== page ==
Lesson Transcript

Intro

Becky: Welcome to a special Inner Circle Audio Lesson! I'm Becky and I'll be your host. My co-host today is the founder of InnovativeLanguage.com... Peter Galante!
Peter: Hi everyone! Peter here.
Becky: In this Inner Circle, we’re talking about The 3rd Person Way to
Peter: ...Break Bad Habits and Speak More of Your Target Language
Becky: You’ll learn...
Peter: ...One, How I Accidentally Cheated with this Tactic
Becky: Two, The 3 Language Learning Benefits of Speaking about the 3rd Person
Peter: ...and Three, How You Can Apply it
Becky: ...All so you can master your target language and finally reach your goals!
Body
Peter: Listeners, welcome back.
Becky: Last time, you learned the embarrassingly simple secret to speaking more of your target language.
Peter: We covered why speaking out loud works...
Becky: ...such as describing your daily activities as you do them...
Peter: ...and why recording yourself and getting feedback is a must...
Becky: ...all so you can speak more of your target language.
Peter: Becky, that was a great episode. Listeners, thank you for all of your responses.
Becky: I think so too, Peter. Alright, let's get into this month. Last month was good. How’d you do this time?
Peter: You know Becky, it’s always such a pleasure to come in knowing that I crushed my goal. Because I know that you’re rooting against me.
Becky: Why do you think that, Peter?
Peter: Because I know you very well.
Becky: I’m only wanting the best for you. So, how long was it?
Peter: I promised 10 minutes of German conversation....
Becky: Right.
Peter: ...and let’s see. 10 plus, 1, 2, 3... I’m at 15 minutes as of my last lesson with my German teacher.
Becky: Really? You know, Peter, you might hit your original 30 minute goal by December.
Peter: Well...that’s very nice of you to say. But... let’s not get ahead of ourselves.
Becky: I’m just trying to be supportive, you know.
Peter: You’re just reading the script, Becky. But.. Small steps, small steps, Becky.
Becky: Was there any talking to yourself this time around?
Peter: Of course. I still do that. But, Becky, you know if something works... you don’t stop.
Becky: Good point. So, is this what you did this month? 15 minutes is a bit of a jump.
Peter: It’s a tremendous jump. So let’s get into today’s Inner Circle lesson and I’ll tell you how I managed to accomplish this.
Becky: The 3rd Person Way to Break Bad Habits And Speak More Language
Peter: And listeners, in this lesson you’ll learn:
Becky: ...One: How Peter Accidentally Cheated with this Tactic
Peter: Two, The 3 Language Learning Benefits of Speaking About a 3rd Person
Becky: ...and Three: How You Can Apply it Too.
Peter: And let’s get into the first part.
Becky: One: How Peter Accidentally Cheated with this Tactic
Peter: Okay, so if you’re wondering what I mean about a third person...
Becky: Do you mean, in the grammar sense? First person, I. Second person, you.
Peter: Exactly, Becky. And the third person is he, she or it.
Becky: Ah, got it.
Peter: Now the tactic is speaking about someone else using the third person...
Becky: ..to get more out of a conversation, right?
Peter: Right. And... I came across this tactic, by accident, in a skype lesson with my German teacher. But... listeners, if you apply this, it drastically improves your speaking skills and more importantly, your overall speaking time in the language.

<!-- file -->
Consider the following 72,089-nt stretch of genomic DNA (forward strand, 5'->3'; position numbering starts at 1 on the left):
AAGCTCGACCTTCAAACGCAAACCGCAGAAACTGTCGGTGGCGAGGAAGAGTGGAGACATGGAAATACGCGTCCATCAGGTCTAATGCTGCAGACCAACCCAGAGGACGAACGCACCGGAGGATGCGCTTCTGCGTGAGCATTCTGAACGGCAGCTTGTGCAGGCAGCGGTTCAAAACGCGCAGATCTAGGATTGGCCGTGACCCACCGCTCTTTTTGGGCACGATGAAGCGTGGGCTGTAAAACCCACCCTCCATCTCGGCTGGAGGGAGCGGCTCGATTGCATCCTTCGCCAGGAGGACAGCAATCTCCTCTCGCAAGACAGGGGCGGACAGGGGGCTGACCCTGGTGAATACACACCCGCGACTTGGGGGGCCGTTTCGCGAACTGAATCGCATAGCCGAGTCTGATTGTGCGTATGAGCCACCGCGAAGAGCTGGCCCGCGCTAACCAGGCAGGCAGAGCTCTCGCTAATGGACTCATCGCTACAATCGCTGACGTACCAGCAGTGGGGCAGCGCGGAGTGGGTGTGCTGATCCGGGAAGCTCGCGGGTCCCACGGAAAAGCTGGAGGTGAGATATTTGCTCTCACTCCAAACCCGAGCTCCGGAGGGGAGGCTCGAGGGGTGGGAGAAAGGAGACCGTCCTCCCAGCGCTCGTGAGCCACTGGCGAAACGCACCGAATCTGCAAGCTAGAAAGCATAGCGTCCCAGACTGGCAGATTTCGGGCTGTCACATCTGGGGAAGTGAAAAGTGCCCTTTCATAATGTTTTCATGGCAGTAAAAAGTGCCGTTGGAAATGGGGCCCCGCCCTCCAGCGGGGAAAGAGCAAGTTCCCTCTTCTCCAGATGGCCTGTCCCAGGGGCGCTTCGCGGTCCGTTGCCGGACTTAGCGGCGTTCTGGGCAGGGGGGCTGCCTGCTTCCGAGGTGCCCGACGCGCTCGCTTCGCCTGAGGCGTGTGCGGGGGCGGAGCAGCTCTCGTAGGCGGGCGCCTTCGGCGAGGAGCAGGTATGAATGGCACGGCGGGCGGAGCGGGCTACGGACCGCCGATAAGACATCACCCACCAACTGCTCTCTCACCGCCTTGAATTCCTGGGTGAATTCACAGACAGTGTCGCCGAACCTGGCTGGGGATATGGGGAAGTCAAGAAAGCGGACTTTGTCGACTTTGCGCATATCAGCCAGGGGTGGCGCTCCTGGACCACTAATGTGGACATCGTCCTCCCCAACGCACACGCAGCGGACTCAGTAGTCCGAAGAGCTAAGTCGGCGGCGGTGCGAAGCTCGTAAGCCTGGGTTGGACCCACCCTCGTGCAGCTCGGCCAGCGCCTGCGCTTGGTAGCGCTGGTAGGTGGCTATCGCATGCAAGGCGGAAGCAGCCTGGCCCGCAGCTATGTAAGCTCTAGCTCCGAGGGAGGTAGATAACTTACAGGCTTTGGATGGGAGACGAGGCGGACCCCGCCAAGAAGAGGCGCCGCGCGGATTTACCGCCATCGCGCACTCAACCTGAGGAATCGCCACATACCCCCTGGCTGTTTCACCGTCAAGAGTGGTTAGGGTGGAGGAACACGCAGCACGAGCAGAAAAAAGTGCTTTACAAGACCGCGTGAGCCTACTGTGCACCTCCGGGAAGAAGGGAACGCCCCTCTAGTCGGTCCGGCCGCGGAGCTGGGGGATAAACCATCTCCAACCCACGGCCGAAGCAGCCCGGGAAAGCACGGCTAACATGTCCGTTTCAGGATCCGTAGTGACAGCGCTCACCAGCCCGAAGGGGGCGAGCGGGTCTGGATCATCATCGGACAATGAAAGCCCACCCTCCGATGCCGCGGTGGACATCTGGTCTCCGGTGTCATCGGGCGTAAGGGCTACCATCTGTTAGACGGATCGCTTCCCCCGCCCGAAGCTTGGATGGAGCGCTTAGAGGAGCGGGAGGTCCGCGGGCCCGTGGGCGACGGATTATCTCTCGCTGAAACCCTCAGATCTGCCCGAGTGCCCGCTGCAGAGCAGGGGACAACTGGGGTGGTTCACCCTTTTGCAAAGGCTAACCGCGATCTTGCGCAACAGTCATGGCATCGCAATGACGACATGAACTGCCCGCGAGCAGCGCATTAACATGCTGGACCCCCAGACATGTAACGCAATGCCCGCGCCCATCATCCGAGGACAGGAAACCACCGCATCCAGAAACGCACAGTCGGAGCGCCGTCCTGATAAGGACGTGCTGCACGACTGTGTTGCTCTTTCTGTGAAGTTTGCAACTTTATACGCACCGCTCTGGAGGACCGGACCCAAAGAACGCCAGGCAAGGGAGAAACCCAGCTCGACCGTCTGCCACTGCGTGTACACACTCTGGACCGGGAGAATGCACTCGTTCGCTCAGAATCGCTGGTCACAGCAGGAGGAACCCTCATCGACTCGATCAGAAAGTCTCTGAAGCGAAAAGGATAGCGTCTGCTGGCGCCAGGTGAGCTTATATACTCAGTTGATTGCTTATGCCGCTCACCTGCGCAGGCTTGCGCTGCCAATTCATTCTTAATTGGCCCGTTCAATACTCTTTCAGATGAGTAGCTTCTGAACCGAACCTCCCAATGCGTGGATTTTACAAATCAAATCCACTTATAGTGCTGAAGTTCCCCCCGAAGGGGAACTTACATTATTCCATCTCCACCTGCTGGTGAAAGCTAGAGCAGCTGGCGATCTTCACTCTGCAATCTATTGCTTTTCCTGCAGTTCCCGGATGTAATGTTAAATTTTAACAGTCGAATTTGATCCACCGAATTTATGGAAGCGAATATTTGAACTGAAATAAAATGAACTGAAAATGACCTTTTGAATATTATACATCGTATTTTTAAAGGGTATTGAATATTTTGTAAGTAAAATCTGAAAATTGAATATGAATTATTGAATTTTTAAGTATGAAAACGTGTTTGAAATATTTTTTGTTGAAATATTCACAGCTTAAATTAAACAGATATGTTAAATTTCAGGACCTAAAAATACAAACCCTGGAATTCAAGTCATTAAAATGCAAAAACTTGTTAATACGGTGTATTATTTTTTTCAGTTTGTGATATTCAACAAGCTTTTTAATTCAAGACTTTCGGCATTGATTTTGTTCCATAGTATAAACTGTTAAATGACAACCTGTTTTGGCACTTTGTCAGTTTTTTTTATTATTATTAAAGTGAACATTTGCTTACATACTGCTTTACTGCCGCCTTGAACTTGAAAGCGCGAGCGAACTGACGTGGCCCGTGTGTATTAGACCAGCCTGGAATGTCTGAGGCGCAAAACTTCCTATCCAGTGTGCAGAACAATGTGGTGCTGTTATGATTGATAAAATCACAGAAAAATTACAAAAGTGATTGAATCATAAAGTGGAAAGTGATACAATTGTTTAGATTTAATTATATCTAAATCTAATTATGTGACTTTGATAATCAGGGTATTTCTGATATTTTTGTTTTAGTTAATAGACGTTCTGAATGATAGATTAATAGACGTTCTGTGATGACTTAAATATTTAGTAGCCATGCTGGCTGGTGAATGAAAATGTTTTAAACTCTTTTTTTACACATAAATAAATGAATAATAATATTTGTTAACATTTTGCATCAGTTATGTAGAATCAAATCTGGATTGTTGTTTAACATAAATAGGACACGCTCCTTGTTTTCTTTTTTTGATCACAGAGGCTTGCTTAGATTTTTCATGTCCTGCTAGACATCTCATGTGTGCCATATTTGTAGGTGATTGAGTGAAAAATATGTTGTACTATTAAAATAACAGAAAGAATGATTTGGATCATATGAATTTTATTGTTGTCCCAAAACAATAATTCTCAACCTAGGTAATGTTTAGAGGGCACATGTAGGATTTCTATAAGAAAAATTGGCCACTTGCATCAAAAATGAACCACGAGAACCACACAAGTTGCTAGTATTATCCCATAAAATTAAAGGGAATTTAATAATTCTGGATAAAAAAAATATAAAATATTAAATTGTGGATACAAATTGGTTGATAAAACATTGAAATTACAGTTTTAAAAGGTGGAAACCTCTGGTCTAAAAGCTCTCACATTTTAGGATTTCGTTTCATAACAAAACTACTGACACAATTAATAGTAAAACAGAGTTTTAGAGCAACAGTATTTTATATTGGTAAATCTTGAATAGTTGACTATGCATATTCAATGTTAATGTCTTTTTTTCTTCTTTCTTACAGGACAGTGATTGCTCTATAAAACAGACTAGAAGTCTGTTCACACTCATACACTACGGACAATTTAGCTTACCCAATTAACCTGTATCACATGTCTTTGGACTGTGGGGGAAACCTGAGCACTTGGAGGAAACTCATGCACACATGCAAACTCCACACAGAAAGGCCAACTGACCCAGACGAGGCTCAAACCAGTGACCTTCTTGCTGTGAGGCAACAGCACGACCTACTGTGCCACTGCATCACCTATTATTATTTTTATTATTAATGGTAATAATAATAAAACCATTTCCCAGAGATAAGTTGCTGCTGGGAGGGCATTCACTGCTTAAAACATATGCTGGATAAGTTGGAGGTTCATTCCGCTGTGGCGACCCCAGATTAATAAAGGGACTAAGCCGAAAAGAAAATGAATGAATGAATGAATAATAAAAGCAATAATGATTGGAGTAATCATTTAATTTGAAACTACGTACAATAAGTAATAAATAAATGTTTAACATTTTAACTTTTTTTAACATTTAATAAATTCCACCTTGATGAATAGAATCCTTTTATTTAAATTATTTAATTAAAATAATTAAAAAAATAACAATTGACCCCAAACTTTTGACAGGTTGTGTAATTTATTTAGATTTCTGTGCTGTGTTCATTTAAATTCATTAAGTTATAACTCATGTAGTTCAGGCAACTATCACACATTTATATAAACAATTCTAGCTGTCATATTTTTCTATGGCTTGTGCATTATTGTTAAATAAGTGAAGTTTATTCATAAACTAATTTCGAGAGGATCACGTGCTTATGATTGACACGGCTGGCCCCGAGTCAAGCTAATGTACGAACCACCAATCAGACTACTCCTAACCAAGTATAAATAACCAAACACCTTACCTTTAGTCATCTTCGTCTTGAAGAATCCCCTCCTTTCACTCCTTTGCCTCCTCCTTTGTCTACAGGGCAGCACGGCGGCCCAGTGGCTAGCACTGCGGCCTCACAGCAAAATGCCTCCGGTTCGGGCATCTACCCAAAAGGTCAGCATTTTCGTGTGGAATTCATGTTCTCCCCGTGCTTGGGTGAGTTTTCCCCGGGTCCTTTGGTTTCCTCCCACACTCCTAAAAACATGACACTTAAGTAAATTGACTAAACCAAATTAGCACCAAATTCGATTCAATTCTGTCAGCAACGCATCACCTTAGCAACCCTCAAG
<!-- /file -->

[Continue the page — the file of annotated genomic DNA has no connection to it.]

Becky: Okay, I’m interested. How does speaking about a third person help?
Peter: So, most learners, they tend to stay in the first and second person tenses.
Becky: Right. A lot “I am...” and “You are...”
Peter: And when you speak in first and second person, you cover a lot of material quickly. You and the speaker who’s usually the teacher, as is the case in my case, cover a lot of the same things that we go over. For example...
Becky: How are you? I’m good. How was your weekend? Mine was good.
Peter: For the most part, there’s a lot of repetition in every conversation.
Becky: Yeah, those phrases almost become automatic...
Peter:...which is a good thing, but it’s also a bad habit. You stick to easy, stock phrases. Like, Becky, if I ask you... how are you? What would you say?
Becky: I’m fine and you?
Peter: My German teacher uses this. My Italian teacher uses this. In fact, it’s such a stock phrase and natural reaction for teachers and students that when I was teaching English, I banned my students from using “I’m fine.” Because that’s all they would say!
Becky: But why BAN them from saying?
Peter: Becky, sometimes I would see a student and it was written on their face – they were not fine. But you ask them and they would say “I’m fine.” So in order to break this habit, I would force them to use something else. That’s how my German lesson happened this week but something unusual happened this time. Almost by accident. Whenever I have a Skype Lesson, my son likes to drop by and see who I’m talking to.
Becky: ...Peter, he did catch you talking to yourself last time. I’d be concerned too. If I was your son.
Peter: Alright, that’s a fair point. And he’s done this with my Italian lessons, my Chinese lessons.
Becky: You’re still learning those?
Peter: They’re in maintenance mode. I have an Italian lesson on Sunday nights, Monday and Tuesday is German, Wednesday or Thursday is Chinese... and Japanese. I live in Japan so I try to speak it daily.
Becky: What about Spanish, Peter?
Peter: Spanish is in the leap year program. So, every leap year.. .I do an intensive... um... Yeah, Spanish is a bit on the backburner. But, my son likes to pop in and say hello. And I never let him talk to the teachers in English. So he always comes and asks questions “How do I say this in the language”, etcetera.
Becky: And how does he do?
Peter: He actually does pretty good. Of course, i feed him the lines. But, believe it or not, he gets very into our conversations.
Becky: Really? How so?
Peter: So, this is what happened accidentally and this is where speaking about the third person comes in. Because when he came into the conversation last week, suddenly we have a new person to talk about, and a new person to explain about. So, we wound up speaking for quite a while about my son.
Becky: For example like... How old is he? What does he like? What’s he studying in school?
Peter: Exactly. And my German teacher was very interested. My German teacher would ask in German, I would listen and translate, then we’d make the answer back in German.
Becky: Ah, and your conversations shift from talking about yourselves...
Peter: ...to my son. And here was what was interesting. I knew how to talk about myself. I’m American, I am 32... or something like this. But, you know, these were phrases that I memorized. But when I started to talk about my son, I actually had to think in the language. Instead of, I’m 40, i would say... He is 5 years old. I like movies. He likes legos. So, in a way,...